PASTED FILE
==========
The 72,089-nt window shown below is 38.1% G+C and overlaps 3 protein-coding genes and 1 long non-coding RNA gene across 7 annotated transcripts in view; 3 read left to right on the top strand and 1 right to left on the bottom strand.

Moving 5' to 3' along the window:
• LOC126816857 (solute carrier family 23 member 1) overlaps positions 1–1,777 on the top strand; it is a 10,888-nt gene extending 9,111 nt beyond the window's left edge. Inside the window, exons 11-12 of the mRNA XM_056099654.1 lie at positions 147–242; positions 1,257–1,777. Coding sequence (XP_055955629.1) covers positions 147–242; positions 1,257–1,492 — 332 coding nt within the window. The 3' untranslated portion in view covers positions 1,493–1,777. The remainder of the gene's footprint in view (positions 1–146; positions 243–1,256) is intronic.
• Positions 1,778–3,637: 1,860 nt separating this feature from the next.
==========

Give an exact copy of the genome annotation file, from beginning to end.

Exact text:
The 72,089-nt window shown below is 38.1% G+C and overlaps 3 protein-coding genes and 1 long non-coding RNA gene across 7 annotated transcripts in view; 3 read left to right on the top strand and 1 right to left on the bottom strand.

Moving 5' to 3' along the window:
• LOC126816857 (solute carrier family 23 member 1) overlaps positions 1–1,777 on the top strand; it is a 10,888-nt gene extending 9,111 nt beyond the window's left edge. Inside the window, exons 11-12 of the mRNA XM_056099654.1 lie at positions 147–242; positions 1,257–1,777. Coding sequence (XP_055955629.1) covers positions 147–242; positions 1,257–1,492 — 332 coding nt within the window. The 3' untranslated portion in view covers positions 1,493–1,777. The remainder of the gene's footprint in view (positions 1–146; positions 243–1,256) is intronic.
• Positions 1,778–3,637: 1,860 nt separating this feature from the next.